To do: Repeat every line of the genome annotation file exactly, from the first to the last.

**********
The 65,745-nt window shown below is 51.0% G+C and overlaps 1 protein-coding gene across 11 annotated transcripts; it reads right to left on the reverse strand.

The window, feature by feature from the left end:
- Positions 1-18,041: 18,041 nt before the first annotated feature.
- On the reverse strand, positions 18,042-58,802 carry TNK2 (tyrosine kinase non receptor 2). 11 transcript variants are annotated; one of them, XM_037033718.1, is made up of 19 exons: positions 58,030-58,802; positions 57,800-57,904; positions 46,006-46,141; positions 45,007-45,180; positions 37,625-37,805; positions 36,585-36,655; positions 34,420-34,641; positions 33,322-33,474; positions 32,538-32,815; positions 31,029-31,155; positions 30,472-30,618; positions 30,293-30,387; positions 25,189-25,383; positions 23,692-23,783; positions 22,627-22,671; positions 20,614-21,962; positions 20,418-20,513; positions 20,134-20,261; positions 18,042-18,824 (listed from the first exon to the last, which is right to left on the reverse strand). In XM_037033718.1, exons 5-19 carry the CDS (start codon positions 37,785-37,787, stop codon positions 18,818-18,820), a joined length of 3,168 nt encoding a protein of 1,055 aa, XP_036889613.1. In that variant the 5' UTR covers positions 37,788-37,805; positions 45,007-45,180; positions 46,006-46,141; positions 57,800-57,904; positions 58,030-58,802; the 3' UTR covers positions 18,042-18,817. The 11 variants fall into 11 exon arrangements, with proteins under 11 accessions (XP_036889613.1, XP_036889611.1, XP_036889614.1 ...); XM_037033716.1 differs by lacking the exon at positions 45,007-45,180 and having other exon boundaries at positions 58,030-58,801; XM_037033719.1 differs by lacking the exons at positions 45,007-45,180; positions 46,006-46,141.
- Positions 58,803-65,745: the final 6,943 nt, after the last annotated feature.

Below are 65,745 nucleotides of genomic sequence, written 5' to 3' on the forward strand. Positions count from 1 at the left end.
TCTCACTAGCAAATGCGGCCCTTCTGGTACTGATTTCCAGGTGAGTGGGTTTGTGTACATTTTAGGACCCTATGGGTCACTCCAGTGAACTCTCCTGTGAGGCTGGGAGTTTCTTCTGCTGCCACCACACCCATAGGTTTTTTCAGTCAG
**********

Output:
The 65,745-nt window shown below is 51.0% G+C and overlaps 1 protein-coding gene across 11 annotated transcripts; it reads right to left on the reverse strand.

The window, feature by feature from the left end:
- Positions 1-18,041: 18,041 nt before the first annotated feature.
- On the reverse strand, positions 18,042-58,802 carry TNK2 (tyrosine kinase non receptor 2). 11 transcript variants are annotated; one of them, XM_037033718.1, is made up of 19 exons: positions 58,030-58,802; positions 57,800-57,904; positions 46,006-46,141; positions 45,007-45,180; positions 37,625-37,805; positions 36,585-36,655; positions 34,420-34,641; positions 33,322-33,474; positions 32,538-32,815; positions 31,029-31,155; positions 30,472-30,618; positions 30,293-30,387; positions 25,189-25,383; positions 23,692-23,783; positions 22,627-22,671; positions 20,614-21,962; positions 20,418-20,513; positions 20,134-20,261; positions 18,042-18,824 (listed from the first exon to the last, which is right to left on the reverse strand). In XM_037033718.1, exons 5-19 carry the CDS (start codon positions 37,785-37,787, stop codon positions 18,818-18,820), a joined length of 3,168 nt encoding a protein of 1,055 aa, XP_036889613.1. In that variant the 5' UTR covers positions 37,788-37,805; positions 45,007-45,180; positions 46,006-46,141; positions 57,800-57,904; positions 58,030-58,802; the 3' UTR covers positions 18,042-18,817. The 11 variants fall into 11 exon arrangements, with proteins under 11 accessions (XP_036889613.1, XP_036889611.1, XP_036889614.1 ...); XM_037033716.1 differs by lacking the exon at positions 45,007-45,180 and having other exon boundaries at positions 58,030-58,801; XM_037033719.1 differs by lacking the exons at positions 45,007-45,180; positions 46,006-46,141.
- Positions 58,803-65,745: the final 6,943 nt, after the last annotated feature.

Below are 65,745 nucleotides of genomic sequence, written 5' to 3' on the forward strand. Positions count from 1 at the left end.
TCTCACTAGCAAATGCGGCCCTTCTGGTACTGATTTCCAGGTGAGTGGGTTTGTGTACATTTTAGGACCCTATGGGTCACTCCAGTGAACTCTCCTGTGAGGCTGGGAGTTTCTTCTGCTGCCACCACACCCATAGGTTTTTTCAGTCAG